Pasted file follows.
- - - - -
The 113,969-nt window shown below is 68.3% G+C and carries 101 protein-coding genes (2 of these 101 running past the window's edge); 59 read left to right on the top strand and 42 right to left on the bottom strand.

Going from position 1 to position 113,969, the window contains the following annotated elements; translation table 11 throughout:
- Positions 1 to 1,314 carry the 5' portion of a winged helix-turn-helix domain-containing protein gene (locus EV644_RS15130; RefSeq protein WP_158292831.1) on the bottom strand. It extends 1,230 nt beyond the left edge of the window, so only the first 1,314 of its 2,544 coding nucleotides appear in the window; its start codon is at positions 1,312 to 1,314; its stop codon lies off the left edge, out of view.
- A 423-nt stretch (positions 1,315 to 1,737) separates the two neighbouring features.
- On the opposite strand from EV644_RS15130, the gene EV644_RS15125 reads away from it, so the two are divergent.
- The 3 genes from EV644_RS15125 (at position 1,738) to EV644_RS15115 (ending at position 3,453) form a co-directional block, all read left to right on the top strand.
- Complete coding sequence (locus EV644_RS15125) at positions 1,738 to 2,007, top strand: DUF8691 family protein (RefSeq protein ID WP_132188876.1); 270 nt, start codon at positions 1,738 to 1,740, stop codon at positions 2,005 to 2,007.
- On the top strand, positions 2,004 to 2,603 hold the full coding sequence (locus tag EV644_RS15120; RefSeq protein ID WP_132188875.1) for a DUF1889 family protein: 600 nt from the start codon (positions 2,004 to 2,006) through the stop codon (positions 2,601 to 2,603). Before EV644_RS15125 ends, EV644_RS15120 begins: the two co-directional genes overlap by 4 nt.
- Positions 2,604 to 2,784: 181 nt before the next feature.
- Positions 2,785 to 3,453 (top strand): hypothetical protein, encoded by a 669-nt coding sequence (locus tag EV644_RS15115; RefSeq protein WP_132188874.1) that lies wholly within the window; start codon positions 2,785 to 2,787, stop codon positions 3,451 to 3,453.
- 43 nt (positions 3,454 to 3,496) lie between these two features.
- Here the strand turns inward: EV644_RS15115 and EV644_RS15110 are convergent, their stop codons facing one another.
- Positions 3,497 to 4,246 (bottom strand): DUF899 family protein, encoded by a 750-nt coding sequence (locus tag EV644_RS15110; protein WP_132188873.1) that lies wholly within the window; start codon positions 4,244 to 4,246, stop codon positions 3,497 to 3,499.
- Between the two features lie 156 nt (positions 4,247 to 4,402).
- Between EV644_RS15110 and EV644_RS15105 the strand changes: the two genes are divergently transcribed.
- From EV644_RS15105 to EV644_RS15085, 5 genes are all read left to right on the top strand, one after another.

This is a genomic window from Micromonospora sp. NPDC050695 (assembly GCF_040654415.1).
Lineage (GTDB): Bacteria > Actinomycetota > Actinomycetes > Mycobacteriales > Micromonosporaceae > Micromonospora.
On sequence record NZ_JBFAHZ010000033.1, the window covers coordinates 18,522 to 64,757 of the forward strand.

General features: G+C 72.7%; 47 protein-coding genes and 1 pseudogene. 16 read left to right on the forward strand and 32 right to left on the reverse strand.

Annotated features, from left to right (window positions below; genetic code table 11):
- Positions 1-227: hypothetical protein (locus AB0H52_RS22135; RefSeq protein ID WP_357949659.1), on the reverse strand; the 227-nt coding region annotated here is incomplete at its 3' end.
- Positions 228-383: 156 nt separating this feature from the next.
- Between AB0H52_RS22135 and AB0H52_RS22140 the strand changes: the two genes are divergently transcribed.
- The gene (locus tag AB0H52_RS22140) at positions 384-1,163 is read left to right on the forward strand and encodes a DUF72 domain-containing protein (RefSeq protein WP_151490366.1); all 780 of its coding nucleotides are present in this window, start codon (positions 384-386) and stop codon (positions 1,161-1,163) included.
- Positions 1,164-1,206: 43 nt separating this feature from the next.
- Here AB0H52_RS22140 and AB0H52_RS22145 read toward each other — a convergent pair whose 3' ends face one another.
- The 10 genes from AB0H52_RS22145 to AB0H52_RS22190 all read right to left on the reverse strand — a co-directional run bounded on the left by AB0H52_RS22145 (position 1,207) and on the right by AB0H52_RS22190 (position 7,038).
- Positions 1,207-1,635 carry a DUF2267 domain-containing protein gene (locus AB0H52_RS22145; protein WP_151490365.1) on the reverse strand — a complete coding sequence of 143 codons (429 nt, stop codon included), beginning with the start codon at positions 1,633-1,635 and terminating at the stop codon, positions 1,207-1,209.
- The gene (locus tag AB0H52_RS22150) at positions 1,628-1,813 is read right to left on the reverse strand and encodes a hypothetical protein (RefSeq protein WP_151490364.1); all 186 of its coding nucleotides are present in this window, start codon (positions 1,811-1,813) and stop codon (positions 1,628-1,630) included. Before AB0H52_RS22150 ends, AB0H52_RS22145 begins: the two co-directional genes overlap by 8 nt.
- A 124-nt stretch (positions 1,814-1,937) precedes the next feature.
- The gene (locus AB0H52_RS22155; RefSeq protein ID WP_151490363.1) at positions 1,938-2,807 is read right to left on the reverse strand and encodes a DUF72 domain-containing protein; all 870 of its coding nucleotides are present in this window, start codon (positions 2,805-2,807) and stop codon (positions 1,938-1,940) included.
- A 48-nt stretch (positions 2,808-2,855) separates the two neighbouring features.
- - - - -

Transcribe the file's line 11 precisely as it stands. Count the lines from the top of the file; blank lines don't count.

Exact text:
- 43 nt (positions 3,454 to 3,496) lie between these two features.